The past season was one of the highest rated in Saturday Night Live history, but now the cast and crew all have a well-deserved summer off. Working on SNL is famously stressful. Each week, the writers, performers, and crew (including everyone from gaffers to costume designers and more) put together 90 minutes of live television, with a different host. It could be argued that the show's VFX team faces some of the most extraordinary pressure of all, and this video from NBC highlights why.

In 2005, Lazy Sunday, an ode to Narnia, cupcakes, and sleeping in, became the first SNL Digital Short and one of the earliest viral videos. Since then, Digital Shorts have become a staple of the show, and as the years have gone by, productions have grown more stylistically complex, like this pitch-perfect Wes Anderson parody:

The shorts have also become the most reliant on VFX, as in this complex POV clip from this season:

With each episode produced on this anxiety-ridden schedule, the sets and costumes don't start to get built out until Thursday morning at 6 AM, which means the commercial parodies, individual skit graphics, and, of course, Digital Shorts, don't go into production until later that same day. Which is, you know, insane. According to the NBC video, "By the time footage gets to the Visual Effects Team, they have less than 12 hours," meaning sometime around noon on Saturday, to get all the graphics and VFX content ready to go out, live, coast-to-coast.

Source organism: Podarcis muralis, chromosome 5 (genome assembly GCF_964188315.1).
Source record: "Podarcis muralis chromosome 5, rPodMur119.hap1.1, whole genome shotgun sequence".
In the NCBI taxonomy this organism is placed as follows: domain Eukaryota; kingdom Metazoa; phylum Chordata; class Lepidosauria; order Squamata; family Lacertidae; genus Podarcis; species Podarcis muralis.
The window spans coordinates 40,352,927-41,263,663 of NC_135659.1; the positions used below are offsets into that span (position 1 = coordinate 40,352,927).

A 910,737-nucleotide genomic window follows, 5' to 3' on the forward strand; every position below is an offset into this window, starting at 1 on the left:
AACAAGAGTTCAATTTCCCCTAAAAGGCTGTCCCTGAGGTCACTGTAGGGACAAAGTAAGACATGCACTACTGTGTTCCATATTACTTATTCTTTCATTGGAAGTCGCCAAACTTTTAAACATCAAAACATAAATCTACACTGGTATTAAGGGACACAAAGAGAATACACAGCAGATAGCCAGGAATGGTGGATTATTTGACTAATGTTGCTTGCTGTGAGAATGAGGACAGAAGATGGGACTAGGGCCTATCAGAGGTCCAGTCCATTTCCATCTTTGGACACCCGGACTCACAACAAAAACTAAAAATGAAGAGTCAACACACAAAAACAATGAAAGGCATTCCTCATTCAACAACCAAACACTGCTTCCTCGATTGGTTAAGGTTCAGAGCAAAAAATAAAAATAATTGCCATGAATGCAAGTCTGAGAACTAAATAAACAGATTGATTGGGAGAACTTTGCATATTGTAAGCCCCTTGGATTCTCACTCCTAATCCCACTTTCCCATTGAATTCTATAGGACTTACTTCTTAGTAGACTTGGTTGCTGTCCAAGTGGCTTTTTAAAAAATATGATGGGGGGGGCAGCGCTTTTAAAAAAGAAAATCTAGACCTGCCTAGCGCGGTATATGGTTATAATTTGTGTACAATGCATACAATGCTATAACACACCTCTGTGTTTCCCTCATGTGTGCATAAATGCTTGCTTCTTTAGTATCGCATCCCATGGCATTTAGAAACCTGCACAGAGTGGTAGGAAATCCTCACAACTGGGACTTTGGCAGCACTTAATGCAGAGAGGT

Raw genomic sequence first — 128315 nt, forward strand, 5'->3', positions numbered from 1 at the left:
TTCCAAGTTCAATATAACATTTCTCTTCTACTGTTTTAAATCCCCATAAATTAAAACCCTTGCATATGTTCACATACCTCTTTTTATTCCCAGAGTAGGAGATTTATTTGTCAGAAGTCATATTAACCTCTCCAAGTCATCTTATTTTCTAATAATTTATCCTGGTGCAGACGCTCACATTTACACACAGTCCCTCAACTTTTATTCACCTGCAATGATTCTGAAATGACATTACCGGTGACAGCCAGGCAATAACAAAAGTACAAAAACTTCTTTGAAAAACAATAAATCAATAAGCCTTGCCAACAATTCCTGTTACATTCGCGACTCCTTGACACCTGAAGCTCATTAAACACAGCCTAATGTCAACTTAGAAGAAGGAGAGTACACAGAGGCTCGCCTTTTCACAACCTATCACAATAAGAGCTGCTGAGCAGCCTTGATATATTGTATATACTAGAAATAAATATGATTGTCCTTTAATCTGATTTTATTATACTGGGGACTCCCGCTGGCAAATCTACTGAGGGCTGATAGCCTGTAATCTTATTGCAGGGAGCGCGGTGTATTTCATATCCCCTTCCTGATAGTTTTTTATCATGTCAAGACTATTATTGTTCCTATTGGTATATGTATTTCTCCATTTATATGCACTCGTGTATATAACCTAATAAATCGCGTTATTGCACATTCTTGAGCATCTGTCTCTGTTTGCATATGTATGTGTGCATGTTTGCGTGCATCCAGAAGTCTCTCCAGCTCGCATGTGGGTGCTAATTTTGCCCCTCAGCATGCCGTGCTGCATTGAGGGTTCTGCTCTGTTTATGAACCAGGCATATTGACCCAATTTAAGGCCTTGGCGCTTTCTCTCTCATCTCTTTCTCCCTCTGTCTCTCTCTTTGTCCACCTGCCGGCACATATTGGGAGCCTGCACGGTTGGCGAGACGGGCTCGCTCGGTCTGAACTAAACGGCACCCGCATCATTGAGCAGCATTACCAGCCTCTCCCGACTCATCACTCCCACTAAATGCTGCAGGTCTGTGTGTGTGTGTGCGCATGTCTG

"By the time footage gets to the Visual Effects Team, they have less than 12 hours."

SNL has a system, but it's one of the most intense systems in TV (though live TV was, at one time, the rule, rather than the exception) and it's a testament to the hard work of everyone involved that the show happens, week after week. And in the years since Digital Shorts have become so important to the show, the VFX team has perhaps one of the most important (and demanding) tasks in all of entertainment. So, as they begin their necessary time off, let's all take a minute to sit back, take a breath, and reflect on the fact that no matter how much stress we're under, the good people at 30 Rockefeller Plaza are probably under a lot more. 

Source: NBC